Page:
Understanding quality in child care: Arizona parents' perspectives compared to state measures of quality
Definitions of quality child care are subjective, depending on who is defining quality, and constructions of quality remain a contested issue in the early childhood field. There are multiple ways of defining quality child care, most of which are from the perspectives of researchers, policymakers, and professionals. Few studies of child care quality take into consideration parents’ perspectives of what quality child care means to them and what they deem as important for the wellbeing of their children (Ceglowski & Davis, 2004, Duncan et al., 2004, Harrist et al., 2007, & Liu et al., 2004). This study compared parent perspectives to criteria for assessing child care used in Quality First, a statewide quality improvement and rating system for providers of center-based or home-based early care and education, to better understand the gaps drawing from ecological theory (refs – add these) and discuss the consequences of these different perspectives.
This study utilized a comparative qualitative analysis of ways in which parents and state agencies view determinants of child care quality. The data for this study were collected from interview responses to open-ended questions on a larger mixed-method study with parents of children under the age of 6 from the Central Arizona area. The quality indicators used by Quality First included the Infant/Toddler Environment Rating Scale (ITERS-R), Early Childhood Environment Rating Scale (ECERS-R), Family Child Care Environment Rating Scale (FCCERS-R), and the Classroom Assessment Scoring System (CLASS), which were analyzed and compared to parent descriptions of quality factors in child care.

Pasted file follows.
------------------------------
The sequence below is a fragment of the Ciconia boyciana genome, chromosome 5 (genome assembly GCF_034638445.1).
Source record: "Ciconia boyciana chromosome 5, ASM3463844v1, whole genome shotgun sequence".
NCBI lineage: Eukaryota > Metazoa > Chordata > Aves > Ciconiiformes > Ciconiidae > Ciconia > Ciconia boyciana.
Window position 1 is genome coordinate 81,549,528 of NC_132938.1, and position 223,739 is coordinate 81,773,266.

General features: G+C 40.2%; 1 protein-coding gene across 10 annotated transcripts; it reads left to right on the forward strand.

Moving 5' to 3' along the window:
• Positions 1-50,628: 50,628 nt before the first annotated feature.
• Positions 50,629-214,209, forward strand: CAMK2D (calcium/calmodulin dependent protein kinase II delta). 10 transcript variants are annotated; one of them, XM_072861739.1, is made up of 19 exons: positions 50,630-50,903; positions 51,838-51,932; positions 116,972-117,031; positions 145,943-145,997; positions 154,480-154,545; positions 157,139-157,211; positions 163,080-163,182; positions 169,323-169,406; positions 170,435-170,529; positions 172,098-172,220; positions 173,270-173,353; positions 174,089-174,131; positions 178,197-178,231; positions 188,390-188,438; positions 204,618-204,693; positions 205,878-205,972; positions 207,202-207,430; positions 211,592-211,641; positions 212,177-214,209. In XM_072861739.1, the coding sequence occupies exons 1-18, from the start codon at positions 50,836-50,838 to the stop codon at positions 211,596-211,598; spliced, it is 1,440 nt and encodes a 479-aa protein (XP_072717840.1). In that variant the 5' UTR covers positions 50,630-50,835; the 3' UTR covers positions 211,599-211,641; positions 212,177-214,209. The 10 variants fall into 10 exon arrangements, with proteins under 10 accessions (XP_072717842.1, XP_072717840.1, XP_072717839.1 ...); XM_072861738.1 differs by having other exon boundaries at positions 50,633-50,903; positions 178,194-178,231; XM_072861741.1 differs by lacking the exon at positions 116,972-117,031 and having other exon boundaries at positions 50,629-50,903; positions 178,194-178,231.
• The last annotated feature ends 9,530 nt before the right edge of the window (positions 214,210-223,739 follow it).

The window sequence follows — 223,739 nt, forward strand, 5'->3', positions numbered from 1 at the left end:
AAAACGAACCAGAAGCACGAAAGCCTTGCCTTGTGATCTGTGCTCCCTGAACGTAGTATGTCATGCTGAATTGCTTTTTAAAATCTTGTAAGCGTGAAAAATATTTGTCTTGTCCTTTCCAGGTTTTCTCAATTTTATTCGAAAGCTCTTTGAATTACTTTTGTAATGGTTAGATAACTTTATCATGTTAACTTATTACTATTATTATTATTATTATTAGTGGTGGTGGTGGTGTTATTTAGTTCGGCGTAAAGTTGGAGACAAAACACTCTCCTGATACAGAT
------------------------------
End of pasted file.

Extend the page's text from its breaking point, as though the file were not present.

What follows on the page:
The findings of this study contribute to the discussion of ways in which parents’ perspectives are similar and different to that of quality rating scales, in this case those used by Quality First, and how the gap may be contributing to unintended consequences. In the study, I noticed that parents were more inclined toward affect qualities as quality indicators whereas the Quality First had more structural qualities as quality indicators. This led to the addressing of the need to bridge this gap to have a more comprehensive understanding of quality child care to meet different needs as identified by parents and professionals.